Lumber self-sufficiency rate hits 48-year high

Yomiuri Shimbun file photo
People inspect a wooden biomass power generation facility in Nambu, Yamanashi Prefecture, on May 22.

TOKYO (Jiji Press) — Japan’s self-sufficiency rate for lumber in 2020 rose 4.0 percentage points from the previous year to 41.8%, topping 40% for the first time in 48 years, the Japanese government said Tuesday.

The growth reflected a rise in supplies of domestically produced lumber in recent years and a fall in housing starts due to the novel coronavirus pandemic, the government said in its fiscal 2021 report on forest and forestry in Japan, which was adopted at a cabinet meeting.

Overall demand for lumber in 2020 totaled 74.44 million cubic meters, while domestic lumber supplies came to 31.15 million cubic meters.

The country’s self-sufficiency rate for lumber fell to 18.8% in 2002 due to domestic lumber supply shortages and a rise in lumber imports.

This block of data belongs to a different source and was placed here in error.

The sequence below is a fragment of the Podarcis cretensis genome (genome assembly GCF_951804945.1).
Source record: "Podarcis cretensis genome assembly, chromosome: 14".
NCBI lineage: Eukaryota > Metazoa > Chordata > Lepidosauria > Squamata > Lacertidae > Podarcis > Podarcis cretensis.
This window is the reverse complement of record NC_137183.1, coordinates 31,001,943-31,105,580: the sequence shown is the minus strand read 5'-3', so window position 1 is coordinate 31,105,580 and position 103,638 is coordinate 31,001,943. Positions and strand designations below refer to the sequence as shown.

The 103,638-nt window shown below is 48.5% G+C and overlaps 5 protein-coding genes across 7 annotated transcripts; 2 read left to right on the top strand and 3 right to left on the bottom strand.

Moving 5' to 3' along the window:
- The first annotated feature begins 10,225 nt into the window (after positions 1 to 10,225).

In recent years, supplies of domestic lumber have been on the rise, as planted forests are coming into use, and demand for wood chips is growing for use in biomass power generation.

Against this background, Japan’s lumber self-sufficiency rate rose for 10 straight years from 2011.

The report also said that an expansion in lumber demand and the strengthening of the country’s timber industry are key for efforts to reduce greenhouse gas emissions to effectively zero, with forests playing an important role in absorbing carbon dioxide.

The report noted that the government plans to promote the use of lumber in taller buildings and the development of factories to process raw woods with large diameters.